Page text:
Stream: Miscellaneous

Topic: native compute


view this post on Zulip Bas Spitters (Mar 25 2021 at 09:02):

@Maxime Dénès We've run a big computation in Coq with native_compute (36h) and the extracted code with ocamlopt (14h). The code is fairly simple, little use of dependent types. Does the difference of timings seem correct?

view this post on Zulip Guillaume Melquiond (Mar 25 2021 at 09:10):

You cannot expect native_compute to run as fast as extracted code. Indeed, it has to handle the case of open terms. For instance, while fst x is basically free for extracted code, it is quite costly for native_compute. I am not sure it can incur such a slowdown, but it should not be that far.

view this post on Zulip Pierre-Marie Pédrot (Mar 25 2021 at 09:12):

I think @Jason Gross did a bit of benchmarking for this situation, and indeed the difference was somewhere in the 2-3x range.

view this post on Zulip Bas Spitters (Mar 25 2021 at 09:14):

To be sure, I'm not complaining, just trying so see whether the numbers are expected.

view this post on Zulip Pierre-Marie Pédrot (Mar 25 2021 at 09:19):

for higher-order code, expect even more slowdown: https://github.com/coq/coq/issues/8019

view this post on Zulip Guillaume Melquiond (Mar 25 2021 at 09:31):

Did you mean dependent types? Because higher-order is not an issue, as far as I know. But computing types is.

view this post on Zulip Enrico Tassi (Mar 25 2021 at 09:53):

Out of curiosity, which ocaml version are you using @Bas Spitters ?

view this post on Zulip Maxime Dénès (Mar 25 2021 at 10:07):

@Bas Spitters Hi ! This not entirely unexpected, but sill in the high range of what I'd expect. Of course, it depends a lot of the nature of the code. Performance overhad can come from the handling of open terms or computing in types, as @Guillaume Melquiond wrote, or even in some cases from explicit polymorphism: sometimes having a lot of arguments can make the use of registers less smart, even when the values are not really useful. Extraction erases some of these arguments.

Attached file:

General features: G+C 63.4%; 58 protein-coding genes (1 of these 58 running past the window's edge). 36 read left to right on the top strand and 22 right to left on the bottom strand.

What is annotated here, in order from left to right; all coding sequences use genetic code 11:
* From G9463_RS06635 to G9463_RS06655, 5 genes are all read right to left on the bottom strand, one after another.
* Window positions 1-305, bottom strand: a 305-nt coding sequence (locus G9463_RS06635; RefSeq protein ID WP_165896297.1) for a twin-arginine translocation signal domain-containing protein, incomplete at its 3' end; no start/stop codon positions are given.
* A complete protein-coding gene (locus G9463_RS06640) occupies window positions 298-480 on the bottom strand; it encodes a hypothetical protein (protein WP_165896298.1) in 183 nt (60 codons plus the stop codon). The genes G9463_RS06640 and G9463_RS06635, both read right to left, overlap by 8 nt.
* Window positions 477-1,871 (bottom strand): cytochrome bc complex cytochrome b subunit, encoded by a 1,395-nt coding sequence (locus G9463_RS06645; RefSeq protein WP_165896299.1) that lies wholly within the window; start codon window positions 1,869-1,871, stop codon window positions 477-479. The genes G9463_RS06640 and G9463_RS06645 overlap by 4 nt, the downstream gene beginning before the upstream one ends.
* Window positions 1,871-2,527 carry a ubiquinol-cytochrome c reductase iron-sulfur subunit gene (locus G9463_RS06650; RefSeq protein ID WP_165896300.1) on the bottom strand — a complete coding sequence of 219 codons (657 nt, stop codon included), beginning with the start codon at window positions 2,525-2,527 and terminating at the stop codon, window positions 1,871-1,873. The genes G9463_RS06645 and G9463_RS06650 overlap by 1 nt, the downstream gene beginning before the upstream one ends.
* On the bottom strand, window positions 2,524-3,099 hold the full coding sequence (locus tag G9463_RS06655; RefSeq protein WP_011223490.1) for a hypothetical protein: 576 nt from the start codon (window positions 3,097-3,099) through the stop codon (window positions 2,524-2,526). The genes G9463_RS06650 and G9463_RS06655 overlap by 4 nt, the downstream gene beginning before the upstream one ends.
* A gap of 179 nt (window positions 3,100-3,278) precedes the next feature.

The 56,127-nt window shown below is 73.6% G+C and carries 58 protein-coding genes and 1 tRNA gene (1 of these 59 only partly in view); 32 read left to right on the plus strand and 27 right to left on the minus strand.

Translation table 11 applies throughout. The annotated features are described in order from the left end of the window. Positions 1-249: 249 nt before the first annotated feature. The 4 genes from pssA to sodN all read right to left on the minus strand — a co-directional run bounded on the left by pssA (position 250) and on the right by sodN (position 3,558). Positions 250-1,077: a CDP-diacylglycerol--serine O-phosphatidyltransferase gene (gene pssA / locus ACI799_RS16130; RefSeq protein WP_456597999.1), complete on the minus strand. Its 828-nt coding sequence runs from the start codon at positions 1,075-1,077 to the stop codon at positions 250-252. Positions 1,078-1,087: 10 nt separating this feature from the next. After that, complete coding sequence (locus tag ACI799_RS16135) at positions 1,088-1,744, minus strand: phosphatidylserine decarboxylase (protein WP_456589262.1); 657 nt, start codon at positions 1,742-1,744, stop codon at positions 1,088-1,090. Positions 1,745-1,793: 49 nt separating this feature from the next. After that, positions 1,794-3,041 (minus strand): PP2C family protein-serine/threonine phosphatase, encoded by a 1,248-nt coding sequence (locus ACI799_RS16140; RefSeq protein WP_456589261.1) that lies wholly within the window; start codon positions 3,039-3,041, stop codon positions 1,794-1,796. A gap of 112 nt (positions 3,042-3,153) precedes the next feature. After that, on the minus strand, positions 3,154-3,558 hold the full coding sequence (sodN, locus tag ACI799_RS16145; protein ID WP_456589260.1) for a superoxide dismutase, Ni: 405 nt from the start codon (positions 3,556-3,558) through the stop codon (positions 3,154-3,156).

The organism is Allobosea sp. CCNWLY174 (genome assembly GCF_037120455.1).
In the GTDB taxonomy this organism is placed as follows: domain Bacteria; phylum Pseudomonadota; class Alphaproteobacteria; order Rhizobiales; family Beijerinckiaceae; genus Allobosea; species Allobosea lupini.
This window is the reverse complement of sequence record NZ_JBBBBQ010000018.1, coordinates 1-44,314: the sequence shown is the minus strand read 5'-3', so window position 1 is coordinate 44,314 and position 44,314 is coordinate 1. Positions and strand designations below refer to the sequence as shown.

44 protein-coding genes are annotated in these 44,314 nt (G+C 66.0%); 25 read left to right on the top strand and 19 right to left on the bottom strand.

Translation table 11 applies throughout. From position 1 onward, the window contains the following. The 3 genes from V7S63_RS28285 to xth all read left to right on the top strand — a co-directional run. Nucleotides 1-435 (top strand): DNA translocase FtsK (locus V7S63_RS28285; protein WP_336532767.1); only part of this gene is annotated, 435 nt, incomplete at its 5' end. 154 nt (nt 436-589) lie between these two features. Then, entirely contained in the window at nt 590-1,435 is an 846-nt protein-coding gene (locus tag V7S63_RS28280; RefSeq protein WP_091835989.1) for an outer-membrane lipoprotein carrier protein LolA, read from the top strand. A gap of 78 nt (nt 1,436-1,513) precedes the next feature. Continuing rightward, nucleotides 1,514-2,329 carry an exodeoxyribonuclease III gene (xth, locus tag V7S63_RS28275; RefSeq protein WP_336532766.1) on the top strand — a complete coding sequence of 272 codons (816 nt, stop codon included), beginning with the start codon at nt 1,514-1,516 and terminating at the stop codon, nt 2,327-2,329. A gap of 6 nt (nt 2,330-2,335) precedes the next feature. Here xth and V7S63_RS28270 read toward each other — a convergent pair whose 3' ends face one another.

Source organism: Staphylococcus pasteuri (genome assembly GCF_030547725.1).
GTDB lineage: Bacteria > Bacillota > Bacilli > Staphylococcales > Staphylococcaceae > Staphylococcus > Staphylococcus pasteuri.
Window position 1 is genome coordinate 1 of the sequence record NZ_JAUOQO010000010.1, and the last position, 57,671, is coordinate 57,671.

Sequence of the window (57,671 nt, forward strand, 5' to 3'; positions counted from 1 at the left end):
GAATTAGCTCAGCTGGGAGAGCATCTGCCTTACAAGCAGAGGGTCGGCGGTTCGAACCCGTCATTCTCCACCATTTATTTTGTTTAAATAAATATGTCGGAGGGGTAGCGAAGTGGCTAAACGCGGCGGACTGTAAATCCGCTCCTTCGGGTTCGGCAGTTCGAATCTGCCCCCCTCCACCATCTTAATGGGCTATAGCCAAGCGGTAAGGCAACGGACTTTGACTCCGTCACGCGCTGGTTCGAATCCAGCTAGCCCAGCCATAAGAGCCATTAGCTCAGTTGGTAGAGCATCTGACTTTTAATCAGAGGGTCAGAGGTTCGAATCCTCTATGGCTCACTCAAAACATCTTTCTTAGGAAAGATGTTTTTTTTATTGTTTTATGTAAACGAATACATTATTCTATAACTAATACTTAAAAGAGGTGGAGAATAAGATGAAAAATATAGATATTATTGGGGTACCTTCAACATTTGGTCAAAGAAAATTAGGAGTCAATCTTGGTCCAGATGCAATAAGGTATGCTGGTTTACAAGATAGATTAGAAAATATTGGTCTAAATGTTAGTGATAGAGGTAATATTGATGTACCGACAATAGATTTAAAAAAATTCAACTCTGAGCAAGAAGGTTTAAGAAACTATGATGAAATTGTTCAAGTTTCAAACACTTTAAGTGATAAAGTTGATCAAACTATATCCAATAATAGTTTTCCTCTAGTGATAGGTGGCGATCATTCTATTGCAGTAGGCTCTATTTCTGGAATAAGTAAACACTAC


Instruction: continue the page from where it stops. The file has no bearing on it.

view this post on Zulip Pierre-Marie Pédrot (Mar 25 2021 at 10:29):

@Guillaume Melquiond in HO code you'll pay for closure normalization, which doesn't happen in weak-head CBV.

view this post on Zulip Pierre-Marie Pédrot (Mar 25 2021 at 10:30):

BTW, I am currently trying to get a working POC removing the naked pointer use of accumulators following Xavier Leroy's proposal, and I am quite afraid this will have terrible consequences on perfs.

view this post on Zulip Guillaume Melquiond (Mar 25 2021 at 10:41):

Pierre-Marie Pédrot said:

in HO code you'll pay for closure normalization, which doesn't happen in weak-head CBV.

If the final results contains closures, then I agree. But, hopefully, that is not what is being computed here, and the result is a just a plain concrete value.

view this post on Zulip Guillaume Melquiond (Mar 25 2021 at 10:43):

Pierre-Marie Pédrot said:

I am quite afraid this will have terrible consequences on perfs.

Definitely. The OCaml compiler should also be changed so that Obj.tag is not a C function but a builtin one.

view this post on Zulip Pierre-Marie Pédrot (Mar 25 2021 at 10:49):

Even with inlining, it will always cost more than a jump in a table.

view this post on Zulip Pierre-Marie Pédrot (Mar 25 2021 at 10:50):

(The patch I am trying to make work doesn't call Obj.tag but a dedicated C function that makes stronger assumptions.)

view this post on Zulip Guillaume Melquiond (Mar 25 2021 at 10:51):

Nah, with inlining, the branch will always be predicted correctly, thus making it almost free.

view this post on Zulip Guillaume Melquiond (Mar 25 2021 at 10:53):

In fact, it will even make the code faster in some cases, because then fst x will be free again. (No need for pattern matching anymore.)

view this post on Zulip Bas Spitters (Mar 25 2021 at 11:07):

4.11.1
We're computing a boolean. Basically, doing a proof by reflection.


Last updated: Aug 19 2022 at 19:03 UTC